How to Deal with a Rude or Impolite Social Security Judge (ALJ)

by Editorial Board on November 8, 2010 · 0 comments

in Questions & Answers,Social Security Hearings,Why People Are Denied

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Administrative Law Judges (ALJs) conduct the Social Security Disability hearings for the Social Security Administration (SSA).  ALJs, and the SSA in general, are dealing with a huge back log in cases that take way too long to decide on.  ALJs are under a lot of pressure to issue many decisions a month, to try and clear out their back log.  Although clearing out the back log is a good thing for everyone, the pressure these ALJs are under can create stress for some claimants.

How to Prevent an ALJ from Being Rude to You

Be respectful of the ALJ, their court room, and their time.  Be on time and ready to get started.  Allow the ALJ to lead the hearing through the various stages that need to be covered.  Experienced disability attorneys follow these same instructions, and to some extent go with the flow of each individual ALJ.

Stay on point, and don’t let your answer to one question wander if it’s not relevant to the question asked.  ALJs are busy, and many will not let you talk on and on about something they didn’t ask you about.  It is ok to give a complete answer that takes a minute so long as your answer is related to the question asked.  If you have something you want to share with the ALJ that is not relevant to the question they ask you then save it for later, when the ALJ or your attorney asks you if you have anything to add before the hearing proceeds.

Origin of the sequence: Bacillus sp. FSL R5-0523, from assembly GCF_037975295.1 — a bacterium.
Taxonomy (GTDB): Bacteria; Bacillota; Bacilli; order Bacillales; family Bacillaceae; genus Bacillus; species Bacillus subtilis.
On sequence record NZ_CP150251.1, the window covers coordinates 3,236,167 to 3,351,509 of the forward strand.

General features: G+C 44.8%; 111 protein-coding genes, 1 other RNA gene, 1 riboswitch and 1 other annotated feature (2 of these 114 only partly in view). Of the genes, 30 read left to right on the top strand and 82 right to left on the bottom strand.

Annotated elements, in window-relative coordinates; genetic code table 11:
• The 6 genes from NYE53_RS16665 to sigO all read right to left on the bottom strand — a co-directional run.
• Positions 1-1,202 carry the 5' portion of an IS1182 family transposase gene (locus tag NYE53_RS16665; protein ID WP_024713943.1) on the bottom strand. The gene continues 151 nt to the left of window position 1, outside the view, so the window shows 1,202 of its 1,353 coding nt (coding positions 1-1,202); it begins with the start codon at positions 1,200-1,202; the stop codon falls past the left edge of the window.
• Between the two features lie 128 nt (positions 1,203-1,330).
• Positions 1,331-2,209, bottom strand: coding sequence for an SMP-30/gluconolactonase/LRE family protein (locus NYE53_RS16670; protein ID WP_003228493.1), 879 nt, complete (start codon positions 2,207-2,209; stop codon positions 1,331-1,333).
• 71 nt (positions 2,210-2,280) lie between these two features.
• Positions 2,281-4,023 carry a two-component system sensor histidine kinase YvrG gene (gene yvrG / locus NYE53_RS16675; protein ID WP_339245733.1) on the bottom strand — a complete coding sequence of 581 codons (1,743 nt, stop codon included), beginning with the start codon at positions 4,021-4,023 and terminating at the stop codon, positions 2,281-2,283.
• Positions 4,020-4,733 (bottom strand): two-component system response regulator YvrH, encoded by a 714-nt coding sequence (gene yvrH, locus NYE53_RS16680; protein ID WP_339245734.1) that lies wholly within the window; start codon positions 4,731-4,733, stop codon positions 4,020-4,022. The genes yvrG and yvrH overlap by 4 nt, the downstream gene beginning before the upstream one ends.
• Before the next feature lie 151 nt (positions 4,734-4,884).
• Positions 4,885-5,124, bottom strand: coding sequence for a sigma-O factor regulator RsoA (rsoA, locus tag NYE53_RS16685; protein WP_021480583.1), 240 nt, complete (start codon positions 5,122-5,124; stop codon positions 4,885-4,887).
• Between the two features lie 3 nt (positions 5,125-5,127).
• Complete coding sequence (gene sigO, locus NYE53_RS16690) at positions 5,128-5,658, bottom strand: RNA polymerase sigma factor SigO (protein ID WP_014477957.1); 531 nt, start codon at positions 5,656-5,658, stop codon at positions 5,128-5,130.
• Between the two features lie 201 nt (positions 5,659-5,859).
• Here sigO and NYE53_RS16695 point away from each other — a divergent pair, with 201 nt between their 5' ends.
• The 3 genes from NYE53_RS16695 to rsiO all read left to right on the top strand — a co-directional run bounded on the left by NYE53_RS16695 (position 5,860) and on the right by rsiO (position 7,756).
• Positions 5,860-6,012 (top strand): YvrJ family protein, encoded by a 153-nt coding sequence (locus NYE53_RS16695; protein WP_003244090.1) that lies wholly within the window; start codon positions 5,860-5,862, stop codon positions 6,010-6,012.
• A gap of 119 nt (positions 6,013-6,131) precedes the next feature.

What to do if the ALJ gets Mad in the Hearing

First try and remain calm.  Some ALJs will be a bit rude with the attorney as a way to “flex their muscle” and maybe even intimidate the claimant, as a way of testing the claimant’s truthfulness.  Experienced attorneys know ALJs that are nice people, but who routinely are rude in hearings. Many think the ALJ is just trying to assert their authority to the new people in the room.

If the ALJ is rude to you, either in their questions they ask, or in things they are saying about you, just remember to remain respectful.  The ALJ has the authority to make a decision in your case.  Although you can appeal their unfavorable decision, that appeal may take a year or more, so do not damage your chances of winning by getting caught up in emotions.  Engaging in arguments that escalate out of control will usually not help you.  You would be better off sticking up for yourself by making your points in a respectful way.  Go out of your way to be polite to the ALJ when they are being most hostile to you, and they will usually calm down.

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